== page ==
“This world…belongs to the strong, my friend! The ritual of our existence is based on the strong getting stronger by devouring the weak.Highlighted by 200 Kindle customers
What the Chronics are—or most of us—are machines with flaws inside that can’t be repaired, flaws born in, or flaws beat in over so many years of the guy running head-on into solid things that by the time the hospital found him he was bleeding rust in some vacant lot.Highlighted by 151 Kindle customers
it’s like an old clock that won’t tell time but won’t stop neither, with the hands bent out of shape and the face bare of numbers and the alarm bell rusted silent, an old, worthless clock that just keeps ticking and cuckooing without meaning nothing.Highlighted by 150 Kindle customers
Because he knows you have to laugh at the things that hurt you just to keep yourself in balance, just to keep the world from running you plumb crazy. He knows there’s a painful side; he knows my thumb smarts and his girlfriend has a bruised breast and the doctor is losing his glasses, but he won’t let the pain blot out the humor no more’n he’ll let the humor blot out the pain.Highlighted by 148 Kindle customers
Tingle, ting-le, tang-le toes, she’s a good fisherman, catches hens, puts ’em inna pens…wire blier, limber lock, three geese inna flock…one flew east, one flew west, one flew over the cuckoo’s nest…O-U-T spells out…goose swoops down and plucks you out.Highlighted by 141 Kindle customers
But I remembered one thing: it wasn’t me that started acting deaf; it was people that first started acting like I was too dumb to hear or see or say anything at all.Highlighted by 137 Kindle customers
“Never before did I realize that mental illness could have the aspect of power, power. Think of it: perhaps the more insane a man is, the more powerful he could become. Hitler an example. Fair makes the old brain reel, doesn’t it? Food for thought there.”Highlighted by 123 Kindle customers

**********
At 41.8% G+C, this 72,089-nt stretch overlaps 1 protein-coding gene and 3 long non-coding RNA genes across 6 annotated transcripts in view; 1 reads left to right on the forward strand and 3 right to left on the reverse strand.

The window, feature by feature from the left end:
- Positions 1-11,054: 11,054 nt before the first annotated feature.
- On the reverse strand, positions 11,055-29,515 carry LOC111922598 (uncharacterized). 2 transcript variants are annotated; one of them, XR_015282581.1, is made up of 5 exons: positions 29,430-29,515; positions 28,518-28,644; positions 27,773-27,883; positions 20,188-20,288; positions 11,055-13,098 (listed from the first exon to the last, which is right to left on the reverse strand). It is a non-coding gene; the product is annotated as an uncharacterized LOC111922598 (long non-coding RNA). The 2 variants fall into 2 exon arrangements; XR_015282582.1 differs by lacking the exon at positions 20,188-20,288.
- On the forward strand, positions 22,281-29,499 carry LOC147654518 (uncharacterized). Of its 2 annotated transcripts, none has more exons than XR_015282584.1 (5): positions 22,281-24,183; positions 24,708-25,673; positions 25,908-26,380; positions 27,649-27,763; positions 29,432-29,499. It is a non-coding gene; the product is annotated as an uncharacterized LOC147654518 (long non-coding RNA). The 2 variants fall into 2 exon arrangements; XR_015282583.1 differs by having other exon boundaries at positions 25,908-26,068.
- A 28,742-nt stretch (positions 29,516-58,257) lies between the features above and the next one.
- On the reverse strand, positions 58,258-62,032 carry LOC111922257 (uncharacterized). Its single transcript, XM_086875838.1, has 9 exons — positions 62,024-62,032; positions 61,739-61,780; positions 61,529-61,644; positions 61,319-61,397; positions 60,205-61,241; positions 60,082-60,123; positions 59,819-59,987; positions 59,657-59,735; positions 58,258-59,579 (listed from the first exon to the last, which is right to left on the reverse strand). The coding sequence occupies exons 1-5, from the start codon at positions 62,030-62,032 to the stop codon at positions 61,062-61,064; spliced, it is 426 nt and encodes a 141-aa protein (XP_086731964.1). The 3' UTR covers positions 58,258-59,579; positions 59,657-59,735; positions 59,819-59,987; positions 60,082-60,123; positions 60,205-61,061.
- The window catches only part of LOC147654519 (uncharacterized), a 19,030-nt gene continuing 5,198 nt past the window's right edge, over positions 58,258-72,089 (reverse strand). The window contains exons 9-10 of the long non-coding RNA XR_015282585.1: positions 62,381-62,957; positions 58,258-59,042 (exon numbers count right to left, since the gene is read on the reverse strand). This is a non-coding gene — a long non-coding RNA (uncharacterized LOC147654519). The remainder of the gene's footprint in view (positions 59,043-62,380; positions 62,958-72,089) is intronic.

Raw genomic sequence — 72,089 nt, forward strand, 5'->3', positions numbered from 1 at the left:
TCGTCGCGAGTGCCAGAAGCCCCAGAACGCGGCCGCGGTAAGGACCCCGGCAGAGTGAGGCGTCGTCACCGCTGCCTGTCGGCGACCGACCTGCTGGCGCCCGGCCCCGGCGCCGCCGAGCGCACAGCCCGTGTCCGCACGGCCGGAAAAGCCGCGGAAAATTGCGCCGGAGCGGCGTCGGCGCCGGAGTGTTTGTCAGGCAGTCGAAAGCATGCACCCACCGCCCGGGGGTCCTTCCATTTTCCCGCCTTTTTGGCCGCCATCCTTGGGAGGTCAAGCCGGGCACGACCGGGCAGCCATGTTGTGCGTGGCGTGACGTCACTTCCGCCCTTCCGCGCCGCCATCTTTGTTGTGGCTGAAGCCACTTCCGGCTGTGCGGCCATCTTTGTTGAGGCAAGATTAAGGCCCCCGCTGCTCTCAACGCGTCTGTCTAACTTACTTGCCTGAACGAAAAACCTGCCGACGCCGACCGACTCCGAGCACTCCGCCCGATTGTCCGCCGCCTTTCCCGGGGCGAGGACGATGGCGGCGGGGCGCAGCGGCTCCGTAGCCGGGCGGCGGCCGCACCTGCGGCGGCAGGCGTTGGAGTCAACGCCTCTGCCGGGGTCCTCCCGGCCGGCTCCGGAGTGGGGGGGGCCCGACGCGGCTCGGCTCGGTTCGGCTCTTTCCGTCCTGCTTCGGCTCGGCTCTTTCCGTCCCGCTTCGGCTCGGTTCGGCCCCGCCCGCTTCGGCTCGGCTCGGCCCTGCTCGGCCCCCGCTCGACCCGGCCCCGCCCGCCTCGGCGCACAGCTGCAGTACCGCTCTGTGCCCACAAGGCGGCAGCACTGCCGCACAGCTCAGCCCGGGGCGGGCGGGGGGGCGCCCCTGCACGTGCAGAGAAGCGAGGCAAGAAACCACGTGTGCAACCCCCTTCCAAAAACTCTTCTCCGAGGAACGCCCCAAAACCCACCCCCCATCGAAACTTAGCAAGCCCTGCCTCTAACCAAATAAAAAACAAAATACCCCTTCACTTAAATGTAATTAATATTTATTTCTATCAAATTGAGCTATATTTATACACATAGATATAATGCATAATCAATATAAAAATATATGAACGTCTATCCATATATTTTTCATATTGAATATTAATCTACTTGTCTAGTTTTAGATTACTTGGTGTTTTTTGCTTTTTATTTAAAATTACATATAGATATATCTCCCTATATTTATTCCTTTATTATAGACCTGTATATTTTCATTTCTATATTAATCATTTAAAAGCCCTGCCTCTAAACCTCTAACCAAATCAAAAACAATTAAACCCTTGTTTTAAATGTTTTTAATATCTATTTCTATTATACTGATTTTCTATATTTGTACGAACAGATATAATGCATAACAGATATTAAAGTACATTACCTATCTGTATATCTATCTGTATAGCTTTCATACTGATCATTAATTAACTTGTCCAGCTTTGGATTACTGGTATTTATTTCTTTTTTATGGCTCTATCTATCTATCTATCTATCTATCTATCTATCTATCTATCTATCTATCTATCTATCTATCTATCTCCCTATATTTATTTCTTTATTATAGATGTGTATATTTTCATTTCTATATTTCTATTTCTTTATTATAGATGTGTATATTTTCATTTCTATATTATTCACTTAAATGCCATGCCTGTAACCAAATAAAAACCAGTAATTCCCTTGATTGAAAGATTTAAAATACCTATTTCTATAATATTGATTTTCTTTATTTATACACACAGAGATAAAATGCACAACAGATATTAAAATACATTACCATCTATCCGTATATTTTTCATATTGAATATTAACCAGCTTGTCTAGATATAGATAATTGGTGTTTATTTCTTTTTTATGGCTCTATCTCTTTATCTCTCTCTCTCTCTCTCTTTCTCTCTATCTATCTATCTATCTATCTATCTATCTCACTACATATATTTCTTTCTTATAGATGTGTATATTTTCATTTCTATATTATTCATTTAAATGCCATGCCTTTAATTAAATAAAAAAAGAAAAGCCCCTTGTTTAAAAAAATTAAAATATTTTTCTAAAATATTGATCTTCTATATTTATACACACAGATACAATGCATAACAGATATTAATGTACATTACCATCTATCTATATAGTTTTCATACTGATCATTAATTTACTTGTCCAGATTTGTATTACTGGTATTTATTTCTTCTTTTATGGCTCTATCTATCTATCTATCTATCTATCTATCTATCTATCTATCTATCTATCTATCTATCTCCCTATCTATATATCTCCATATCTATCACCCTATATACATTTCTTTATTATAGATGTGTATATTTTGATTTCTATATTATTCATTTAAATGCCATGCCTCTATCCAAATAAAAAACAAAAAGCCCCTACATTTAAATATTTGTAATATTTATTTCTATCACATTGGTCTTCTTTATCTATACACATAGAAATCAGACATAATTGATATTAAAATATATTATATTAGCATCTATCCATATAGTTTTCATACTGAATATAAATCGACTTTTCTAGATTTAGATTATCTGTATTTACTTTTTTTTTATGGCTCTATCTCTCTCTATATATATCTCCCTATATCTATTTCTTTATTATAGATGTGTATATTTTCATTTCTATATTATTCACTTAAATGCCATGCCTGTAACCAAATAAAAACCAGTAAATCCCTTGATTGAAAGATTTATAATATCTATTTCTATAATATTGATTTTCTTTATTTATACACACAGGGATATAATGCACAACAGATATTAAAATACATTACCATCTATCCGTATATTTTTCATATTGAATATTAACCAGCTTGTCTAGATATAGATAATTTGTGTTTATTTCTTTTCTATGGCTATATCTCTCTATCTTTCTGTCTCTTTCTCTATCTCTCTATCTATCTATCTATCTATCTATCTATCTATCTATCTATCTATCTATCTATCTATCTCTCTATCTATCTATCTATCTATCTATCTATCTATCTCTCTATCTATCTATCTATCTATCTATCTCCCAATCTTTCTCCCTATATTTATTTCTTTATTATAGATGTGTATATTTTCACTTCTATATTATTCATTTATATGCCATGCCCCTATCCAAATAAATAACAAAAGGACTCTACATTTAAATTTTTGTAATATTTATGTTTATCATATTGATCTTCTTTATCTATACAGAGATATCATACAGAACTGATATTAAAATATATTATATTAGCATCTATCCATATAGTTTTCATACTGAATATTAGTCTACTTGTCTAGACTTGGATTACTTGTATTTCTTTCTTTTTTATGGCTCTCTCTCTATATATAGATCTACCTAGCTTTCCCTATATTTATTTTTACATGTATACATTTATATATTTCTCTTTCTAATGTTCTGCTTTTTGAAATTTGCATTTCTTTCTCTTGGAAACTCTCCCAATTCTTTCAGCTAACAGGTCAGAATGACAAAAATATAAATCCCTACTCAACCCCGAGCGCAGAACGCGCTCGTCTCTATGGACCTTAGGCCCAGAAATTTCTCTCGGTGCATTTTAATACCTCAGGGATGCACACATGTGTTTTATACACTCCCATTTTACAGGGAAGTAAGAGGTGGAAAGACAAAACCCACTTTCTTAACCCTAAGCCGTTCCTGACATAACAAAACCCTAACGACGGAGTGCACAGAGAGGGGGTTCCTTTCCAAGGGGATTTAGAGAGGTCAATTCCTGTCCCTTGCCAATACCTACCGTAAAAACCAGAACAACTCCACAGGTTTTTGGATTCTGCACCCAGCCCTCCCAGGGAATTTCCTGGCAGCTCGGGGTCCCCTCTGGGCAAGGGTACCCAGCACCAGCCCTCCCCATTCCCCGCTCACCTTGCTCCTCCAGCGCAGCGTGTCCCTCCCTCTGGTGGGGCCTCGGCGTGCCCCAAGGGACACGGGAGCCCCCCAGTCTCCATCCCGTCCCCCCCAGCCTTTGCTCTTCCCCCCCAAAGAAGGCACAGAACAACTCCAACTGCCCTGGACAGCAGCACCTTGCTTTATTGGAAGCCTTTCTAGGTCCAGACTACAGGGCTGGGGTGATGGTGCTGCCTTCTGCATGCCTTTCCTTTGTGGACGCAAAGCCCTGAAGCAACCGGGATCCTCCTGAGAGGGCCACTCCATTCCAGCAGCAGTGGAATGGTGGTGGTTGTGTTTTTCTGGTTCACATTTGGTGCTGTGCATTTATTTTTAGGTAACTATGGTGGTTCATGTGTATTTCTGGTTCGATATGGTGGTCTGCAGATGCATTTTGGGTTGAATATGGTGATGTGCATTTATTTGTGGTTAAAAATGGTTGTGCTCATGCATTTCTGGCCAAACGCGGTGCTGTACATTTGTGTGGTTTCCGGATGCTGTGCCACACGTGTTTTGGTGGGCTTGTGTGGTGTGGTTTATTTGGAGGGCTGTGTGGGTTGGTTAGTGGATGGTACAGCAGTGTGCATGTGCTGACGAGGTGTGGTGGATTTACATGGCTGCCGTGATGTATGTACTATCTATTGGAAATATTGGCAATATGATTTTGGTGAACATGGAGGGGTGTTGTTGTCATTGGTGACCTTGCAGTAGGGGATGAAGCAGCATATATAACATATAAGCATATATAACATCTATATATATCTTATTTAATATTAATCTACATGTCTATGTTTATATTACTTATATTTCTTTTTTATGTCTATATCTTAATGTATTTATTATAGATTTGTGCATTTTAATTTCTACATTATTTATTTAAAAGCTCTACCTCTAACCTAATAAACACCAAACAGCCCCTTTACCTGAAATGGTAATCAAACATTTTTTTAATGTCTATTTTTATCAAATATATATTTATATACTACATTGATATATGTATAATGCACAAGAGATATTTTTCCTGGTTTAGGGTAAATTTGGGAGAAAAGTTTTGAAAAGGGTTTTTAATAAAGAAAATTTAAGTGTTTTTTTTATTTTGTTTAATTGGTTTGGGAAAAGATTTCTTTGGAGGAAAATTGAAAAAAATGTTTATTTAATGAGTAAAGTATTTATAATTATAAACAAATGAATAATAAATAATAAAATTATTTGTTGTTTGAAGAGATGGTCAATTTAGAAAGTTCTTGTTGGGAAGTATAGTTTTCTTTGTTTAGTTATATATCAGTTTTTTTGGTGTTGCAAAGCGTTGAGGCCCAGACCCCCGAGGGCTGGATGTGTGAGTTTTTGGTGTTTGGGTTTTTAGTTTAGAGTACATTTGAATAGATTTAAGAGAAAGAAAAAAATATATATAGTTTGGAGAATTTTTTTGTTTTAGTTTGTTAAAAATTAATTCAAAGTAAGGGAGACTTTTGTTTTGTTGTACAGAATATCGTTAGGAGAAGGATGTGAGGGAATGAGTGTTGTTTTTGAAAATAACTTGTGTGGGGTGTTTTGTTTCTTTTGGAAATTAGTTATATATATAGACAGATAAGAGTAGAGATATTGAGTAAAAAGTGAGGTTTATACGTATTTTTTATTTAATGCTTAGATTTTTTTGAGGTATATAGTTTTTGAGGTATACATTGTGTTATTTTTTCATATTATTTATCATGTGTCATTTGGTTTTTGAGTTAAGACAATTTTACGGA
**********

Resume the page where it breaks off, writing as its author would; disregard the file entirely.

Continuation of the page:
Papa says if you don’t watch it people will force you one way or the other, into doing what they think you should do, or into just being mule-stubborn and doing the opposite out of spite.Highlighted by 122 Kindle customers
McMurphy doesn’t know it, but he’s onto what I realized a long time back, that it’s not just the Big Nurse by herself, but it’s the whole Combine, the nationwide Combine that’s the really big force, and the nurse is just a high-ranking official for them.Highlighted by 111 Kindle customers
It’s gonna burn me just that way, finally telling about all this, about the hospital, and her, and the guys—and about McMurphy. I been silent so long now it’s gonna roar out of me like floodwaters and you think the guy telling this is ranting and raving my God; you think this is too horrible to have really happened, this is too awful to be the truth! But, please. It’s still hard for me to have a clear mind thinking on it. But it’s the truth even if it didn’t happen.Highlighted by 108 Kindle customers